Targets are just that - targets. This would not mean the state would override local zoning, or determine when and how homes would be built. Each municipality would be charged with coming up with its own, local plan for meeting these needs, under local control. This is also supported by the State constitution. In the 1975 decision of Berenson vs. Town of New Castle then New York State Court of Appeals determined that “in enacting a local zoning ordinance, consideration must be given to regional needs and requirements.” Affordable housing is a desperate need throughout the downstate New York region, a study by AXIOMetrics found that New York City is the least affordable metro area in the United States to rent an apartment.
In addition to providing affordable housing and combating a legacy of entrenched regional segregation, mixed-income communities simply work better. It allows teachers to live near schools, caregivers to live near clients, and many others to live in the communities they serve. It lets the elderly stay in their community when they want to retire to a smaller home, and children grow up & not need to move away in order to find affordable housing.
4. Eliminate Exclusionary Zoning
The prevalence of single-family homes in growing cities in the United States has become a hot topic. Cities – especially New York City – have limited amounts of land. Building single family detached homes means creating a few large, expensive houses instead of many smaller, less expensive houses, even if these are what is in demand. This adds to our housing shortage and ends up reflected in increasing homelessness, overcrowding and rent burdening. And the problem continues to get worse. The percentage of households spending more than 30% of their income on housing has increased from 30% in 2000 to 46% in 2015 in New York, New Jersey, and Connecticut.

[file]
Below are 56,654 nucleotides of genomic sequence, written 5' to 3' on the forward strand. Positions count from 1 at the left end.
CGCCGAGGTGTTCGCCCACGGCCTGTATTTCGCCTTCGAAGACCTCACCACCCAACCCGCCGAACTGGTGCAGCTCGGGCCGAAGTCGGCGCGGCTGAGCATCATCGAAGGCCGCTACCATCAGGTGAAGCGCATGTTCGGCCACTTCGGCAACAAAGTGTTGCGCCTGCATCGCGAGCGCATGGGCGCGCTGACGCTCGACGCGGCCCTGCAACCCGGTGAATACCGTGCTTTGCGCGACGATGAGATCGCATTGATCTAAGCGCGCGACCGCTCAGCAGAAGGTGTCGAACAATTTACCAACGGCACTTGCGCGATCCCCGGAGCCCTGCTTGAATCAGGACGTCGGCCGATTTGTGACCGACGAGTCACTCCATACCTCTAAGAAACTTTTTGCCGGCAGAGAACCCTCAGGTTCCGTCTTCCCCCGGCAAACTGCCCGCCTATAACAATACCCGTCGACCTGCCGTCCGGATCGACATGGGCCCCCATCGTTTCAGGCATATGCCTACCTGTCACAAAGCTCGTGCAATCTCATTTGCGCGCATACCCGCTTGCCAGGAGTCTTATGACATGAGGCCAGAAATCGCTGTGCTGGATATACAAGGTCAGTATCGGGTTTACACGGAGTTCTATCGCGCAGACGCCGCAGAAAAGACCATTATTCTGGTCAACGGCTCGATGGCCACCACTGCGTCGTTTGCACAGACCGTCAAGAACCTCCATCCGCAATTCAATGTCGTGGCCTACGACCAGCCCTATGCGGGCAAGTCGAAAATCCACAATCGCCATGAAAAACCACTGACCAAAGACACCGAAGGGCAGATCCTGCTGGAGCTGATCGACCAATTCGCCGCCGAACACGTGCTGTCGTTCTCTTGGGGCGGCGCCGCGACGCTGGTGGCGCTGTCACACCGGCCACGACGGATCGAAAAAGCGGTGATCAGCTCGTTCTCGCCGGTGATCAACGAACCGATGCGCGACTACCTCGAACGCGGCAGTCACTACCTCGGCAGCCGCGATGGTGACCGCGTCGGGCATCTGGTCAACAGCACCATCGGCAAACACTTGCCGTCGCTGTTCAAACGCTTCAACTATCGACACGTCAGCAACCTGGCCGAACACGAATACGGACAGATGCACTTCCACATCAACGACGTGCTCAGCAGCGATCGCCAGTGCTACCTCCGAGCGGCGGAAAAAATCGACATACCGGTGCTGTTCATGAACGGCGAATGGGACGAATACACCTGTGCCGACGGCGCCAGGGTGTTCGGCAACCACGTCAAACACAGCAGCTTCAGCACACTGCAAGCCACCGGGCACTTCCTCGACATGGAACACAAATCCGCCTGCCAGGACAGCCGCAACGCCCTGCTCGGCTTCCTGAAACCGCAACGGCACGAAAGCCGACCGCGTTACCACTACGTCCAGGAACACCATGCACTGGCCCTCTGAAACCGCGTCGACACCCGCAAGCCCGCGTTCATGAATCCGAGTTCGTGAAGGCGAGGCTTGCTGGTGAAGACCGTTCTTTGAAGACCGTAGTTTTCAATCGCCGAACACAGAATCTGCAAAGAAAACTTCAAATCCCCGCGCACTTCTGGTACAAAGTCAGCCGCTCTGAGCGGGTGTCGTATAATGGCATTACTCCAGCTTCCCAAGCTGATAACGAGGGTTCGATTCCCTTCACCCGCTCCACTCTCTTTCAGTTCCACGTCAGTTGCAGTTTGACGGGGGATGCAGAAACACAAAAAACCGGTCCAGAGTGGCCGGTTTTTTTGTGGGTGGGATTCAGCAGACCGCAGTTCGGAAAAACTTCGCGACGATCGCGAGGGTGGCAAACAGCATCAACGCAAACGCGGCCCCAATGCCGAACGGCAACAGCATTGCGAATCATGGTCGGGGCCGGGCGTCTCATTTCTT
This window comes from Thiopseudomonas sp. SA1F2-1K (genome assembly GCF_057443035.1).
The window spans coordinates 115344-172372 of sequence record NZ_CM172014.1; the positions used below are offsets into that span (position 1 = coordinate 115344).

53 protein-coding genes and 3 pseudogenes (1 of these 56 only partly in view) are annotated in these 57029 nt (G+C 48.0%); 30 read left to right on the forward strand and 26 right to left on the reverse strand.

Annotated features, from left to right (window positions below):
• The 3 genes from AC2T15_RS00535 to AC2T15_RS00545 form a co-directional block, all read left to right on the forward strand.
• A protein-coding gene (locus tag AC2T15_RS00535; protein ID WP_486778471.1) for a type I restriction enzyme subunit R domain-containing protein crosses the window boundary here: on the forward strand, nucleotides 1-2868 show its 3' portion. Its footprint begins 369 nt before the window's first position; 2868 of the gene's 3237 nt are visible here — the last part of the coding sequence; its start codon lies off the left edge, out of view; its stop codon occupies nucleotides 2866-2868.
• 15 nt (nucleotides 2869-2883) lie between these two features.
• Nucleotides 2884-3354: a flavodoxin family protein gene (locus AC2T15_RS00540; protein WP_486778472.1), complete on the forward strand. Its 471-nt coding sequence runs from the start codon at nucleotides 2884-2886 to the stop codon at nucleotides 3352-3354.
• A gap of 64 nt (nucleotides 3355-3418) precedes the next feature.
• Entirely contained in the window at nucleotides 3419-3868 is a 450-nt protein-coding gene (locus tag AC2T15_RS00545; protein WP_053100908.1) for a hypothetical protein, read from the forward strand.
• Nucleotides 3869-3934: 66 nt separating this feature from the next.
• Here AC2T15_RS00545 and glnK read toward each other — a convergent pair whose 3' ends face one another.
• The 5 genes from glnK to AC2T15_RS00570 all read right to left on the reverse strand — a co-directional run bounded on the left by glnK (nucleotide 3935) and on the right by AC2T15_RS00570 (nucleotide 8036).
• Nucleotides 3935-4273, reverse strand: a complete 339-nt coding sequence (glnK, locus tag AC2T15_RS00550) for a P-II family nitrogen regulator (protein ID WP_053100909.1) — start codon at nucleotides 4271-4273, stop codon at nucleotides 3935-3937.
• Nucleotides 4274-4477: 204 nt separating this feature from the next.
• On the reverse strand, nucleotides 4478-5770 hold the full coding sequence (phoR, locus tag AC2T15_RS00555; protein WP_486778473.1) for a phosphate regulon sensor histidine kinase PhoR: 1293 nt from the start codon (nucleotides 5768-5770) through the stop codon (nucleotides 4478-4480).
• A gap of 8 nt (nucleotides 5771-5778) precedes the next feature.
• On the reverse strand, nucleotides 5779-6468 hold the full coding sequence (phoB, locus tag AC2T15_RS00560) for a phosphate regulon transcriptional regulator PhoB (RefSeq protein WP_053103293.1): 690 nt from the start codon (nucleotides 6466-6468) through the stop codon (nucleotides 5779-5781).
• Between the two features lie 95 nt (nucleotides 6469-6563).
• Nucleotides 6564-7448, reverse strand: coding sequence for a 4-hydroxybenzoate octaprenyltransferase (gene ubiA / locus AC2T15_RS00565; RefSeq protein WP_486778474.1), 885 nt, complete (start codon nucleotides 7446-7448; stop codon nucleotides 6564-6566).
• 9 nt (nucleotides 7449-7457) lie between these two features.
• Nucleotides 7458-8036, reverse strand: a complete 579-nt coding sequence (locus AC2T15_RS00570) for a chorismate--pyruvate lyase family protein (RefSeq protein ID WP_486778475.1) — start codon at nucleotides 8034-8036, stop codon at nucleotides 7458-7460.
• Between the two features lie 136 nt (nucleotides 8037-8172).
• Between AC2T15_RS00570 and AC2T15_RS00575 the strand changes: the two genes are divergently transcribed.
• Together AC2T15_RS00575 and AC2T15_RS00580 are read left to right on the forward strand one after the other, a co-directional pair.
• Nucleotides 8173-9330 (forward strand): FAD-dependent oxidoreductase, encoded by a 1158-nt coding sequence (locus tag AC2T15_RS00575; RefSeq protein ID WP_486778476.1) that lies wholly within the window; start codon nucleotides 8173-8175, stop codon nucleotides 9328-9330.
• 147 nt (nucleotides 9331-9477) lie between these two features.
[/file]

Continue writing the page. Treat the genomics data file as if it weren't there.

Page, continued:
This is a place New York City can, and should, lead by example. New York City has just 15% of residential land zoned single family detached housing. These areas – which include many neighborhoods like Midwood and Forest Hills with good public transit access – should be allowed to develop multifamily housing like surrounding areas.
We also need to look at suburban counties – places with quick rail commutes to midtown, as well as significant jobs centers of their own. Zooming in on to close-by counties – Nassau, and Westchester – 71% and 25% respectively, of all housing near rail stations in these counties is classified as detached single-family houses. In Nassau County, nearly three-quarters of its housing within walkable distance to a train station is detached single-family. And throughout the Tri-State Metropolitan area, there are 1.2 million single-family detached homes that are well served by public transit.
One of the most efficient methods of providing more homes would be to simply allow two smaller homes where zoning requires one large one. Developing incentives and imposing laws to change zoning in these areas to allow as-of-right Accessory Dwelling Unit (ADUs) or two-family conversions would help accomplish this. This is also a way of making sure new housing is more affordable, lessen the burden of housing costs on low- and moderate-income homeowners, easier to lodge aging family members, allowing seniors to age in place, and accommodating live-in caregivers.
Another possibility, especially in New York, would be to allow two-family homes to more easily convert to three family homes. Currently, Multiple Dwelling Law, which covers three family, but not two-family homes, makes this very difficult. Consideration should be given to changing this law to exempt three-family homes from all or some municipal dwelling law requirements, to allow these conversion to be easier while still maintaining appropriate building and fire safety.
New York is quickly falling behind, with Minneapolis recently voting to end single-family zoning, statewide legislation under serious consideration in Oregon and California, and cities like Fayetteville, Arkansas and Boise, Idaho, now allowing as-of-right Accessory Dwelling Units. New York State and our entire region is long overdue to follow suit.
Thank you for your time and consideration of these proposals. As always, we are ready to serve as a resource in helping to further think through these issues and develop the right mix of solutions to address our housing challenges. Please let us know if there’s anything we can do.